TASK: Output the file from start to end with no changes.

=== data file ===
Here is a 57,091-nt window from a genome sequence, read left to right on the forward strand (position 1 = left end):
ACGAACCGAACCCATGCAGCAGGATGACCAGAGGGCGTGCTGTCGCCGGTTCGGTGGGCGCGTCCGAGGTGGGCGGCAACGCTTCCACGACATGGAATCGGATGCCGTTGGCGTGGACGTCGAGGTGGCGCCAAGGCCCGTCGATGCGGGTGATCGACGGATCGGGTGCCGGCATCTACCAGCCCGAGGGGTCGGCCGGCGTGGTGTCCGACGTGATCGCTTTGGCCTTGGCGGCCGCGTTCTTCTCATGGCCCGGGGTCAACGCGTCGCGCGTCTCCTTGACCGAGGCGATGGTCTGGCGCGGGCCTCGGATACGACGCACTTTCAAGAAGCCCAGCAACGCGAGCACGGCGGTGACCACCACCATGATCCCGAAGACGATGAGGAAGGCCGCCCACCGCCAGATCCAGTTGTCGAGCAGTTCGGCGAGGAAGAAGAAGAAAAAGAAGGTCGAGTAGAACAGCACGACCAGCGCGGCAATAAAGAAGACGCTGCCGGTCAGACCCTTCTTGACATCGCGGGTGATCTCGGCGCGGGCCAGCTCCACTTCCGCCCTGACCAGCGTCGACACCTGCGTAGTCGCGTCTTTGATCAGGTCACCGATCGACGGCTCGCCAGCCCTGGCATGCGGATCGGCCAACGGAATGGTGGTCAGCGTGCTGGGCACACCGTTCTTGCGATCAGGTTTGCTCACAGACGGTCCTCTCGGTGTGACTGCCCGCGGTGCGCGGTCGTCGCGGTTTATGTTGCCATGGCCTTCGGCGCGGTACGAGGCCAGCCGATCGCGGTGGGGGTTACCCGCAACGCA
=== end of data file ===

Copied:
Here is a 57,091-nt window from a genome sequence, read left to right on the forward strand (position 1 = left end):
ACGAACCGAACCCATGCAGCAGGATGACCAGAGGGCGTGCTGTCGCCGGTTCGGTGGGCGCGTCCGAGGTGGGCGGCAACGCTTCCACGACATGGAATCGGATGCCGTTGGCGTGGACGTCGAGGTGGCGCCAAGGCCCGTCGATGCGGGTGATCGACGGATCGGGTGCCGGCATCTACCAGCCCGAGGGGTCGGCCGGCGTGGTGTCCGACGTGATCGCTTTGGCCTTGGCGGCCGCGTTCTTCTCATGGCCCGGGGTCAACGCGTCGCGCGTCTCCTTGACCGAGGCGATGGTCTGGCGCGGGCCTCGGATACGACGCACTTTCAAGAAGCCCAGCAACGCGAGCACGGCGGTGACCACCACCATGATCCCGAAGACGATGAGGAAGGCCGCCCACCGCCAGATCCAGTTGTCGAGCAGTTCGGCGAGGAAGAAGAAGAAAAAGAAGGTCGAGTAGAACAGCACGACCAGCGCGGCAATAAAGAAGACGCTGCCGGTCAGACCCTTCTTGACATCGCGGGTGATCTCGGCGCGGGCCAGCTCCACTTCCGCCCTGACCAGCGTCGACACCTGCGTAGTCGCGTCTTTGATCAGGTCACCGATCGACGGCTCGCCAGCCCTGGCATGCGGATCGGCCAACGGAATGGTGGTCAGCGTGCTGGGCACACCGTTCTTGCGATCAGGTTTGCTCACAGACGGTCCTCTCGGTGTGACTGCCCGCGGTGCGCGGTCGTCGCGGTTTATGTTGCCATGGCCTTCGGCGCGGTACGAGGCCAGCCGATCGCGGTGGGGGTTACCCGCAACGCA